IN all it has been rather a damp, depressing week. We did, however, have one lovely sunny day, but after a very wet weekend, with 33mm of rain, we did not have a dry day for the remainder of the week, even though the rainfall was not measurable on one day. In the end total rainfall on Manor Farm amounted to 46 mm (not far off two inches).

Here on Manor Farm, Richard and I continue to check Kevin's sheep every day, apart from the days when more sheep are selected for sale as finished lambs, usually once every fortnight. Walking across the fields is very hard work at the moment, as the ground is so wet. I nearly lost a wellington boot in the mud a few days ago.

Fortunately the sheep residing on our farm are in good health and we have not come across any problems so far. Their thick woolly fleeces keep them warm, trapping lots of warm air between the fibres, also the abundance of lanolin on the wool keeps the sheep dry. Lanolin is known as wool grease and is secreted by the sebaceous glands of wool-bearing animals. Lanolin's waterproofing property helps sheep shed water from their coats.

On Stowell Farm the ram lambs born to a small group of ewes last year, as a result of artificial insemination, have recently been moved from a grass field to one with stubble turnips. Stubble turnips are a fast growing catch crop (a crop which can be grown between plantings of a main crop) which can be ready within 12-14 weeks from sowing. Stubble turnips are an ideal food for young lambs, with the flexibility of sowing period from mid-summer to January. Some of the pregnant ewes have also been moved to fresh pasture and 450 have been housed in a barn at the farm in readiness for lambing at the beginning of March.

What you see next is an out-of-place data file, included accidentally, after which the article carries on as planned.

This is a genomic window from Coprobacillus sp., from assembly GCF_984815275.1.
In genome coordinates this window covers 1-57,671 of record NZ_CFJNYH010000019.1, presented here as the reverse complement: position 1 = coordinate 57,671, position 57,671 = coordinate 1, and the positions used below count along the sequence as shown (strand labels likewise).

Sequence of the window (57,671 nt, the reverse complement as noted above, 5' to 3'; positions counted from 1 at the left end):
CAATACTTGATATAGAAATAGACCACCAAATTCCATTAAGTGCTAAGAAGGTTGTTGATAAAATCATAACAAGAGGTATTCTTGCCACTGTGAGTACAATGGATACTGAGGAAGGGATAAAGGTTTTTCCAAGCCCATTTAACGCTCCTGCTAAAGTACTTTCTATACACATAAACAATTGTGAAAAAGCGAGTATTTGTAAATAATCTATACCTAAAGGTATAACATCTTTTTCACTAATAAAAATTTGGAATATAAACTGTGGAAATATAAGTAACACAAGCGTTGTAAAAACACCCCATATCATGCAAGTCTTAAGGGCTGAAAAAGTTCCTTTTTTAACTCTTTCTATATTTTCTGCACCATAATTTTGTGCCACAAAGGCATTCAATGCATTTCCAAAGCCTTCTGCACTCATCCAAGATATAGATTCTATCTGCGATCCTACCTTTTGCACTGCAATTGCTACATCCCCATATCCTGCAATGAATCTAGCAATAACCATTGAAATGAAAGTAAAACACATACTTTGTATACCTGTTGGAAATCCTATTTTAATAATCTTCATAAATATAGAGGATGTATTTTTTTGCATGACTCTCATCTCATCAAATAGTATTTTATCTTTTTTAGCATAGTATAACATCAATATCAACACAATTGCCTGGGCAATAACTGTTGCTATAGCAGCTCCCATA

On Chuggaton Farm, in North Devon, our daughter Adele and her husband Steve have been watching the level of slurry in their large store keep rising. We have experienced a prolonged period of wet weather, but they have had even more rain. Their farm is situated within an NVZ (Nitrate Vulnerable Zone), which means that slurry cannot be spread onto pasture from October 15 to January 31, a cross-compliance rule.

In NVZs there are closed periods for the spreading of manufactured fertilisers and organic manures with a highly available nitrogen content. This is to prevent nitrogen finding its way to water courses, when crops are not growing. Farmers, however, are expected to have slurry stores that will hold at least five months worth of slurry, but in exceptionally wet seasons overfull stores can become an issue, with a derogation having to be obtained.

The cows on Chuggaton Farm are milking well and Adele has just told me that during the week, three of the last four cows left to calve have given birth to Aberdeen Angus x calves. This means there is now only one cow left to give birth this season.

I am pleased to report that, after a great deal of upheaval, their new 10,000-litre refrigerated milk tank is now installed and in use. Following its installation the farm was inspected by their milk buyer, who was satisfied that their milk was being produced to the standard required. Like us, Adele and Steve have recently wormed their 18-month-old heifers to rid them of any intestinal parasites they may have picked up during their first grazing season and especially to rid them of any adult liver fluke.

By Denise Plummer